The Fair Labor Standards Act (“FLSA”) is a federal law that, among other things, prohibits employers from failing to pay overtime to its employees and attempting to avoid paying overtime by classifying employees as “salaried” who should, by law, actually be paid for each hour worked. For such employees, time worked over forty hours must be compensated at time and a half. Minnesota also has a version of the the FLSA under its own state laws.
On February 18, Madia Law filed a class and collective action lawsuit in federal court against Regency Beauty Institute (a national for-profit cosmetology school) on behalf of employees in Regency’s admissions department who were: (1) initially misclassified as “salaried” employees, (2) were not paid for time worked over forty hours during the misclassification period, and (3) after they were properly classified as “hourly” employees, were required to work off the clock so Regency could avoid paying them overtime wages.
After a two week trial, a Carver County jury awarded Madia law client Dr. Sam Deweese nearly $1.3M in damages from his former clinic.
Dr. Deweese worked as a family practice physician for nearly twenty years at his clinic and earned high praise from his patients. He devoted his entire working life to the institution, committed himself to a high standard of excellence in his profession, and committed a large capital contribution in order to secure his partnership. Dr. Deweese alleged that his clinic’s relationship with him changed after he was diagnosed with bipolar disorder in summer 2007.
Madia Law represented “Laura” – a physician’s assistant who was hired by a medical clinic that found Laura through a recruiting agency. After hiring Laura, the clinic began making deductions from her checks to cover the “recruitment fee” that it paid the agency to find Laura. In total, the clinic deducted close to $30,000 from Laura’s wages to recover its recruitment costs.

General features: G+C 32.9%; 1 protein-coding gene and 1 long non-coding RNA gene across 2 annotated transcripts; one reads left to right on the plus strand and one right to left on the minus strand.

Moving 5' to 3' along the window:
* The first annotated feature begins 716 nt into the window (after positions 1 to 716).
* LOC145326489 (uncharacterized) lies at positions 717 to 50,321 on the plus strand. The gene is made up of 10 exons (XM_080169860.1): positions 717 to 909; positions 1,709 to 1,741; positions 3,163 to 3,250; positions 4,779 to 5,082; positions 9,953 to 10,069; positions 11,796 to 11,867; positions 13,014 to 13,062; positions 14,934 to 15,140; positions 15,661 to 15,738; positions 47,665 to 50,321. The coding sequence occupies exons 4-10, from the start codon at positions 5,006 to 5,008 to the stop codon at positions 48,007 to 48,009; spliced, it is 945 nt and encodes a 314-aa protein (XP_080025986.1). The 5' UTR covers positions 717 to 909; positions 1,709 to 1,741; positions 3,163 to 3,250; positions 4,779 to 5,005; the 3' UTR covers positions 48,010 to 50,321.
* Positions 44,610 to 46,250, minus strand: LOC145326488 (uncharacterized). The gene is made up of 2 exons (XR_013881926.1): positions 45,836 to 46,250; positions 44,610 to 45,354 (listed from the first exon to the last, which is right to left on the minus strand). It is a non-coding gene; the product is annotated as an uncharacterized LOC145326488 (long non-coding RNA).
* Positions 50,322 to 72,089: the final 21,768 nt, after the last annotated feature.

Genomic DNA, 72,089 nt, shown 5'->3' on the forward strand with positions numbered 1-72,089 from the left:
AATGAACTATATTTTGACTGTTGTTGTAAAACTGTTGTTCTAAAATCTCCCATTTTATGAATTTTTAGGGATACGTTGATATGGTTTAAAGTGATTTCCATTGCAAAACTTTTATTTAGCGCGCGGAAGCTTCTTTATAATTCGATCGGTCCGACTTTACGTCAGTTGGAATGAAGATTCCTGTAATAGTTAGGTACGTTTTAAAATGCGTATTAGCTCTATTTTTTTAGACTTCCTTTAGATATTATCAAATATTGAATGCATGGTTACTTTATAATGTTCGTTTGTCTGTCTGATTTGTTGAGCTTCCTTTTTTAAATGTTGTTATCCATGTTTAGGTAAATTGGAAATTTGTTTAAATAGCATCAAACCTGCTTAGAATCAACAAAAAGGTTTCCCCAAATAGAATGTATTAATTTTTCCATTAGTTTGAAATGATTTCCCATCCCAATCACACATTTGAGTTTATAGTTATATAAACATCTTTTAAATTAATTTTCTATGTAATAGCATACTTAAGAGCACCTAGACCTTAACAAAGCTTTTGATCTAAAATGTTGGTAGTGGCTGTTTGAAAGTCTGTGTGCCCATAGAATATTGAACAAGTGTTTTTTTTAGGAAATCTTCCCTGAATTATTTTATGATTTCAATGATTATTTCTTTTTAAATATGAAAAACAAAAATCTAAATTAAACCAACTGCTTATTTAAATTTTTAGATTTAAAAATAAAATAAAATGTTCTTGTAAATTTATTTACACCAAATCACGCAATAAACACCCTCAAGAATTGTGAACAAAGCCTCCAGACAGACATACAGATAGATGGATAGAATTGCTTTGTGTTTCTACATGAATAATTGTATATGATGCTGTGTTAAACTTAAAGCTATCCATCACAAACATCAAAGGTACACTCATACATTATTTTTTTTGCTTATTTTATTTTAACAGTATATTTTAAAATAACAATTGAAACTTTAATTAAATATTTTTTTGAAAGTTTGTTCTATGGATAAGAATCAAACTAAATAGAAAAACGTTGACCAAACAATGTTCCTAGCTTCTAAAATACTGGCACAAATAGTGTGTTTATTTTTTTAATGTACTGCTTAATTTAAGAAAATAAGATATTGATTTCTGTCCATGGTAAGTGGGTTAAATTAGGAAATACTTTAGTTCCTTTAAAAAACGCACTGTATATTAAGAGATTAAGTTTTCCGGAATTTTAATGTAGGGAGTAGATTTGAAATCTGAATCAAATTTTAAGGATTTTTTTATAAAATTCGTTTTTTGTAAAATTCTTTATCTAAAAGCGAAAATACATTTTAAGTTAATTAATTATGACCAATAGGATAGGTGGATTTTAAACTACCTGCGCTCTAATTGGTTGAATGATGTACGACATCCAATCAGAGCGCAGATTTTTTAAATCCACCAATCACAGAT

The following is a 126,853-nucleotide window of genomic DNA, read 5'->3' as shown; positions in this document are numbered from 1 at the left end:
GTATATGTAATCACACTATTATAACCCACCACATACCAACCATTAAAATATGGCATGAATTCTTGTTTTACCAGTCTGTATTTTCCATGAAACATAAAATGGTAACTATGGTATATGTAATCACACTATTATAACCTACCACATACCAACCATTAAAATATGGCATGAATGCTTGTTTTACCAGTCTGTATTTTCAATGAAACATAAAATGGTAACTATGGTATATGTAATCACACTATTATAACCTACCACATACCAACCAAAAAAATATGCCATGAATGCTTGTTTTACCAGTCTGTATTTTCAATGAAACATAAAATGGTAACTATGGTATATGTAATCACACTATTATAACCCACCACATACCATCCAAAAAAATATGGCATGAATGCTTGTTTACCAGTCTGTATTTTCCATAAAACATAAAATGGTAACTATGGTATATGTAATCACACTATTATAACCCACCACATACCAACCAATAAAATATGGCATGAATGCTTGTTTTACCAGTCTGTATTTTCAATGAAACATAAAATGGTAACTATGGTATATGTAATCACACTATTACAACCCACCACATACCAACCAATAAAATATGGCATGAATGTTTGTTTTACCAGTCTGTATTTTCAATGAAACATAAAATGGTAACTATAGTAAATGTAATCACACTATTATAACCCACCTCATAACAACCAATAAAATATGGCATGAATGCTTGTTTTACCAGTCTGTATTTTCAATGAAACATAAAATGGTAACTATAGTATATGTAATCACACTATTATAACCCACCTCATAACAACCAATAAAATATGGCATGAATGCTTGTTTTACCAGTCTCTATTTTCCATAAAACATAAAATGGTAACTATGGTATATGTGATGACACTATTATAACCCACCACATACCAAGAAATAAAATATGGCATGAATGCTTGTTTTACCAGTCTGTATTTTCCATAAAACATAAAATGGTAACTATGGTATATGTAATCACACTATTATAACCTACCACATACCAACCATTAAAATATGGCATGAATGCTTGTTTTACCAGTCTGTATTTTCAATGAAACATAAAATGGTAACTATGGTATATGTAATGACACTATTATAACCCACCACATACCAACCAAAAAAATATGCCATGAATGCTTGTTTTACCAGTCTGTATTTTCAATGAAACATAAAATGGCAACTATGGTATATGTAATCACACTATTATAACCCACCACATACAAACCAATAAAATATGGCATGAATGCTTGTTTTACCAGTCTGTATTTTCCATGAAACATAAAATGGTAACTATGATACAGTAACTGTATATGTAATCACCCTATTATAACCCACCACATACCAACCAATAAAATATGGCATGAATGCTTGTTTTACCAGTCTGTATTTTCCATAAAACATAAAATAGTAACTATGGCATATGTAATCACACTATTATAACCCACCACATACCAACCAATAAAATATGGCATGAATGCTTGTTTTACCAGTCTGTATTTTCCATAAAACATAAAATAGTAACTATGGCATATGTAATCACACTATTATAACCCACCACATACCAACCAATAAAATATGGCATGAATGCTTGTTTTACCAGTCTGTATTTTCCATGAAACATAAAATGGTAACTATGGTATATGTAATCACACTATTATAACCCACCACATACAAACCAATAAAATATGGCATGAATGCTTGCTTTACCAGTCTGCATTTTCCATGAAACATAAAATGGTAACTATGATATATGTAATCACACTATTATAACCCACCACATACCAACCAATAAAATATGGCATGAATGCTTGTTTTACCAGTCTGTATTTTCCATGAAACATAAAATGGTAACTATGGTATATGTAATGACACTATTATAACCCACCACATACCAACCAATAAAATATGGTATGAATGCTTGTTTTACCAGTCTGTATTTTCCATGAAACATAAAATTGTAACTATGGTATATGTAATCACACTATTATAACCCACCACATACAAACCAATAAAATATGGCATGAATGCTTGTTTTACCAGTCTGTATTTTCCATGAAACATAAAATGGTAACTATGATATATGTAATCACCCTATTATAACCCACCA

Sanders v. Lee County School District, No. 10-3240 (8th Cir. 2012). An Arkansas jury found in favor of plaintiff Sharon Sanders on her Title VII claims of race discrimination and constructive discharge. The jury awarded $10,000 in compensatory damages for race discrimination, $60,825 in back and front pay damages for her constructive discharge, and $8,000 in punitive damages. After the verdict, the district court judge granted the School District’s motion under Rule 50 of the Federal Rules of Civil Procedure to set aside the jury’s verdicts on constructive discharge and punitive damages. Sanders appealed the district court’s vacation of the jury’s verdicts to the Eighth Circuit Court of Appeals – the Eighth Circuit reversed the district court’s ruling and reinstated the jury’s findings.
Congress passed the LLFPA to reverse the Supreme Court’s 2007 holding in Ledbetter v. Goodyear Tire and Rubber Co., Inc. In that case, Justice Alito led a 5-4 majority in concluding that Ledbetter could not sue Goodyear under Title VII of the Civil Rights Act of 1964 for gender based pay discrimination that she had experienced for almost twenty years because she did not file her charge within six months of the original decision (made decades earlier) to pay her less than her male counterparts.
The law firm of Madia Law LLC is located in Minneapolis, MN and represents employees throughout the Twin Cities and greater Minnesota, including: Minneapolis, St. Paul, Bloomington, Edina, Eden Prairie, Maple Grove, Maplewood, Eagan, Woodbury, White Bear Lake, Richfield, Minnetonka, Wayzata, Vadnais Heights, Blaine, St. Cloud, Lakeville, Shakopee, Prior Lake, Burnsville, Hennepin County, Ramsey County, Carver County, Washington County, Dakota County, Scott County, and Stearns County.